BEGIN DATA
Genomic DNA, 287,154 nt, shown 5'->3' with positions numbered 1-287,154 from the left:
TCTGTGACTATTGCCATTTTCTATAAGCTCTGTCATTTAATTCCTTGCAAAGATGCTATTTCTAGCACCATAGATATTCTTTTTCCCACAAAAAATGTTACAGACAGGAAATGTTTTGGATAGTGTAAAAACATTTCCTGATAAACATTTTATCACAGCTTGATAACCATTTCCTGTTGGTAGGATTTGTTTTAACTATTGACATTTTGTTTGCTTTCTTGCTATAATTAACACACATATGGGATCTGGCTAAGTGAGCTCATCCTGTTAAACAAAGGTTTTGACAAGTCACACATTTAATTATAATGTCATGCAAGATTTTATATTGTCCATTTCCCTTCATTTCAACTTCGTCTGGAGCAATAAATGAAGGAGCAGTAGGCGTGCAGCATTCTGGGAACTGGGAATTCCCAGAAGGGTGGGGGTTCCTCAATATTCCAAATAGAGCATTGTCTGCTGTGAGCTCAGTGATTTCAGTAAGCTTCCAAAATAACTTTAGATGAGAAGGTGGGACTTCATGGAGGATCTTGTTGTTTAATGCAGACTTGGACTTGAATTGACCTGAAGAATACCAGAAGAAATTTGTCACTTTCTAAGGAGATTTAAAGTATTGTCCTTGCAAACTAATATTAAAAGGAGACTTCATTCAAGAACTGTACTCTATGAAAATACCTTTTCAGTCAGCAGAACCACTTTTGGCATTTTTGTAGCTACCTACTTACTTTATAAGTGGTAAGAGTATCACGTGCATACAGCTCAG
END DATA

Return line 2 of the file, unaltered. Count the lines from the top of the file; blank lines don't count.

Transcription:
TCTGTGACTATTGCCATTTTCTATAAGCTCTGTCATTTAATTCCTTGCAAAGATGCTATTTCTAGCACCATAGATATTCTTTTTCCCACAAAAAATGTTACAGACAGGAAATGTTTTGGATAGTGTAAAAACATTTCCTGATAAACATTTTATCACAGCTTGATAACCATTTCCTGTTGGTAGGATTTGTTTTAACTATTGACATTTTGTTTGCTTTCTTGCTATAATTAACACACATATGGGATCTGGCTAAGTGAGCTCATCCTGTTAAACAAAGGTTTTGACAAGTCACACATTTAATTATAATGTCATGCAAGATTTTATATTGTCCATTTCCCTTCATTTCAACTTCGTCTGGAGCAATAAATGAAGGAGCAGTAGGCGTGCAGCATTCTGGGAACTGGGAATTCCCAGAAGGGTGGGGGTTCCTCAATATTCCAAATAGAGCATTGTCTGCTGTGAGCTCAGTGATTTCAGTAAGCTTCCAAAATAACTTTAGATGAGAAGGTGGGACTTCATGGAGGATCTTGTTGTTTAATGCAGACTTGGACTTGAATTGACCTGAAGAATACCAGAAGAAATTTGTCACTTTCTAAGGAGATTTAAAGTATTGTCCTTGCAAACTAATATTAAAAGGAGACTTCATTCAAGAACTGTACTCTATGAAAATACCTTTTCAGTCAGCAGAACCACTTTTGGCATTTTTGTAGCTACCTACTTACTTTATAAGTGGTAAGAGTATCACGTGCATACAGCTCAG